Wednesday, March 27, 2013

Yes, Clarkie. Here we go again.

A tender-hearted boy in my congregation named Clarkie was distraught at Christmastime. The thought of Jesus being born was too much for him. “Why is Jesus going to be born again? Then they’re just going to kill him all over again!” Really, he had a point. Why do we keep going through the same story over and over again when we know it’s always going to end the same way? Isn’t once enough? Someday, I hope that Clarkie will understand why once will never be enough.

We all carry stories inside us. And there is a story above all stories called our master story. It’s the story that determines how we see the world, the meaning we attach to life, and our values. It guides our moral decisions. It’s good to be aware of what our master story is, although most people carry around master stories within themselves with absolutely no awareness of them. Our master stories come from our culture and are often passed on from parents to children. We internalize these stories that shape our lives and they become so much a part of who we are that we may never realize they’re there.
Let me give you a couple of examples from our American culture. One very common master story is the rags-to-riches story of success. If we work hard, we can all achieve great things. In this story, poverty is a temporary state and there’s always the hope that things will get better -- for the deserving. People who have lived out this story tend to be the ones we admire most, those who came from nothing and made a name for themselves. It’s part of the appeal of shows like American Idol, which is a variation on the rags-to-riches story.

Another common master story for Ameicans is the story of the lone, self-reliant hero, classically expressed in the American cowboy. This is a story that depicts simplistic, clear-cut confrontations between good and evil. There are guys in white hats and guys in black hats. The villain is purely evil, beyond redemption. Because of this, the hero must act decisively through violent means to eradicate the evil. We can see this master story played out in the movies, not only in westerns, but in characters like Rambo and James Bond.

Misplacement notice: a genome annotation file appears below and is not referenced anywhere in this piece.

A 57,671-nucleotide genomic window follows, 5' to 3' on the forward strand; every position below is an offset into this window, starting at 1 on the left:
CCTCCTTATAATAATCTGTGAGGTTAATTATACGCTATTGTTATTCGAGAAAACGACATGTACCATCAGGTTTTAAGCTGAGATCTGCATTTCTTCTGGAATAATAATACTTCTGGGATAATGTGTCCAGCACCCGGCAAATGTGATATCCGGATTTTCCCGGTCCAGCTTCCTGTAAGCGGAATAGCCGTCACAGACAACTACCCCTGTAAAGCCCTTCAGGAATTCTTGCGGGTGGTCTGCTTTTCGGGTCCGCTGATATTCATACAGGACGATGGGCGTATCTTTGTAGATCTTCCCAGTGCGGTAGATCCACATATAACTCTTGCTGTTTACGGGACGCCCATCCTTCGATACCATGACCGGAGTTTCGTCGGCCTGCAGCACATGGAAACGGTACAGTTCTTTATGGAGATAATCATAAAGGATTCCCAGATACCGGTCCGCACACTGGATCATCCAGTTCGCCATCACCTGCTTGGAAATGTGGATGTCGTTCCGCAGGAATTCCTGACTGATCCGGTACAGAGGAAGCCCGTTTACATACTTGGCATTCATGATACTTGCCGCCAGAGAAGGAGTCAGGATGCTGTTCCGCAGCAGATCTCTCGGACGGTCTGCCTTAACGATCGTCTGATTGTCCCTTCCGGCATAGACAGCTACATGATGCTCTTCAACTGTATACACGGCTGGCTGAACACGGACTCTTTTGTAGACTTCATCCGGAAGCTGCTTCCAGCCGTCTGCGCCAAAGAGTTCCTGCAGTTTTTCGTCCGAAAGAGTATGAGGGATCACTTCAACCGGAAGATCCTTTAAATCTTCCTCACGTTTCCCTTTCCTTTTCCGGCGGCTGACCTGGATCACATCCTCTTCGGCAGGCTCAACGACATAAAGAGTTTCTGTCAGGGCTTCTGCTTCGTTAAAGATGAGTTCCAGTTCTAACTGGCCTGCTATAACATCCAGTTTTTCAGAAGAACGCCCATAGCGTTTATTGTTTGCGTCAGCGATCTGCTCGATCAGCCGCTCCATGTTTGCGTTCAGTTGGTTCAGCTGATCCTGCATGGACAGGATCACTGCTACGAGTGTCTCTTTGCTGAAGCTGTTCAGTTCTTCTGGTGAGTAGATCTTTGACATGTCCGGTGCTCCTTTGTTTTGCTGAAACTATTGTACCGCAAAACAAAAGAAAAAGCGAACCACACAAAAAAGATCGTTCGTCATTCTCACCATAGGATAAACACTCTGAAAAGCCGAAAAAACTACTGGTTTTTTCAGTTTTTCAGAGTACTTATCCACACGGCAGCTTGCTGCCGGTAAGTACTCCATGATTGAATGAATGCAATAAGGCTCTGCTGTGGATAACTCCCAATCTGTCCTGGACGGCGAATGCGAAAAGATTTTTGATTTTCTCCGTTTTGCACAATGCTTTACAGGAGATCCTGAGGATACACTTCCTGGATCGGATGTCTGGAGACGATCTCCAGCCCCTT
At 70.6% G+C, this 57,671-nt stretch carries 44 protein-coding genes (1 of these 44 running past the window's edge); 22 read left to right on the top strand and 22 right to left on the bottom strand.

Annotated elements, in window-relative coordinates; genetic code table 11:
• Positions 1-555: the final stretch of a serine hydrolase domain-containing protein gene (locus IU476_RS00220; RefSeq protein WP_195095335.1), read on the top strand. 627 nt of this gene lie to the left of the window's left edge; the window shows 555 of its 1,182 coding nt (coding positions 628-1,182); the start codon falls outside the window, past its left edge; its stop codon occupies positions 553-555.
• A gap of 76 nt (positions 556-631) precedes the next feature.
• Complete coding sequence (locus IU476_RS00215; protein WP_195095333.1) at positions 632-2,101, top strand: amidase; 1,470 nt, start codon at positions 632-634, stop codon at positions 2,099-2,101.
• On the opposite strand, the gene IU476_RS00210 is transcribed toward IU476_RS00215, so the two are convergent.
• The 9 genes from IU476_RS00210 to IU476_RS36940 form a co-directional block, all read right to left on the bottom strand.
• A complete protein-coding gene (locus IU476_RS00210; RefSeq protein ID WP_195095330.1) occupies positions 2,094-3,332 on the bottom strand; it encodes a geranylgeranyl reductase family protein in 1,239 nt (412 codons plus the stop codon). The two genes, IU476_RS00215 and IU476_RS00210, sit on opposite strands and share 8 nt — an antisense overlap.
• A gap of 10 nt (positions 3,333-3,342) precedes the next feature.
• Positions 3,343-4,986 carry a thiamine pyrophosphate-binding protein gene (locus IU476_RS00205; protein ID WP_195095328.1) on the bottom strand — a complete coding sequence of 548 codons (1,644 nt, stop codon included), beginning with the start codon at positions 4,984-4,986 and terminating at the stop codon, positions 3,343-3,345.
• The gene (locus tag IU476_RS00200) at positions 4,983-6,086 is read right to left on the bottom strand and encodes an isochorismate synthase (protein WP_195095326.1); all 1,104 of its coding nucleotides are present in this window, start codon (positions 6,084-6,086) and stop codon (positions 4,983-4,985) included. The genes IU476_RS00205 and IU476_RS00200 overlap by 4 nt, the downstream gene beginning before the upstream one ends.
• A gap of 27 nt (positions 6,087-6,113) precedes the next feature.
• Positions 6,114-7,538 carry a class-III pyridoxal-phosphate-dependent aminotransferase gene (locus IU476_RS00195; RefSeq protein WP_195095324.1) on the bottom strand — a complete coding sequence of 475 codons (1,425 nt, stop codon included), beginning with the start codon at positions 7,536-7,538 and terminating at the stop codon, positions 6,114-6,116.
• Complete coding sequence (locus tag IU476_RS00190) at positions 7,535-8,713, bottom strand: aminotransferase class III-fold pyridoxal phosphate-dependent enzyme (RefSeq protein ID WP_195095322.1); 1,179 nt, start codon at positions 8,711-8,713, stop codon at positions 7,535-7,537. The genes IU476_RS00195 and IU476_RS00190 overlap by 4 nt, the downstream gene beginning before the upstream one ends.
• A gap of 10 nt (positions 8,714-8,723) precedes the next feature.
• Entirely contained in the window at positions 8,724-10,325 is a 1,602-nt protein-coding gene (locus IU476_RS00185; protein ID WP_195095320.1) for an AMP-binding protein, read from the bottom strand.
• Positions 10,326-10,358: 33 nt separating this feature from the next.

Faith groups have master stories that they share with others in their community. There is a master story for Muslims that is about a faithful prophet who followed God’s will completely and was justly rewarded for that faithfulness. That’s what it means to be Muslim.

For the Jews, there is a master story that is a story of redemption for God’s people. It’s the story of the exodus from Egypt to the Promised Land. Jews have internalized this story so that it clearly shapes their lives.
Christians have a master story, too, and at the center of that story is the cross. At its most basic level, the church is a community formed around this master story. Our master story makes a difference in the way we live our lives as a community and as individuals within the community.

When we accept the cross as our master story, it shatters all competing stories, as well as our lives. When the cross becomes our master story, we can no longer use and abuse other people to achieve our goals. When the cross becomes our master story, the philosophy that says “the person with the most stuff wins” breaks down. When the cross becomes our master story, power is never about bullying and threats and exerting physical strength.
So, Clarkie, here we go again. This week Christians are re-telling the story of Jesus’ death. I hope that as you grow in years you will grow to appreciate hearing this story again and again.  I hope that when you hear it, you will come to know that it’s more than just a disturbing account of how a little baby’s life ended. And I hope you can hear it, not just as one of many little stories that informs your life. I hope you hear it as The Story – the one that shapes our life as a community, and the one that shapes your life as a person.

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